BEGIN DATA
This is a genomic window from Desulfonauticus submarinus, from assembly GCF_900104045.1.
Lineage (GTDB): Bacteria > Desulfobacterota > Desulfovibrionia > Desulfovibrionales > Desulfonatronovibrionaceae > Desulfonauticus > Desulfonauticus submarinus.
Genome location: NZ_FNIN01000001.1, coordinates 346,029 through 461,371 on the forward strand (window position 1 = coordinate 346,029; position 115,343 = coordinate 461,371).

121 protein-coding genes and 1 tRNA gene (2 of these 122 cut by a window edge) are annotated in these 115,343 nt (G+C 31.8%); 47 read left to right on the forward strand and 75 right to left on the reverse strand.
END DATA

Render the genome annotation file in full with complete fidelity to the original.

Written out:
This is a genomic window from Desulfonauticus submarinus, from assembly GCF_900104045.1.
Lineage (GTDB): Bacteria > Desulfobacterota > Desulfovibrionia > Desulfovibrionales > Desulfonatronovibrionaceae > Desulfonauticus > Desulfonauticus submarinus.
Genome location: NZ_FNIN01000001.1, coordinates 346,029 through 461,371 on the forward strand (window position 1 = coordinate 346,029; position 115,343 = coordinate 461,371).

121 protein-coding genes and 1 tRNA gene (2 of these 122 cut by a window edge) are annotated in these 115,343 nt (G+C 31.8%); 47 read left to right on the forward strand and 75 right to left on the reverse strand.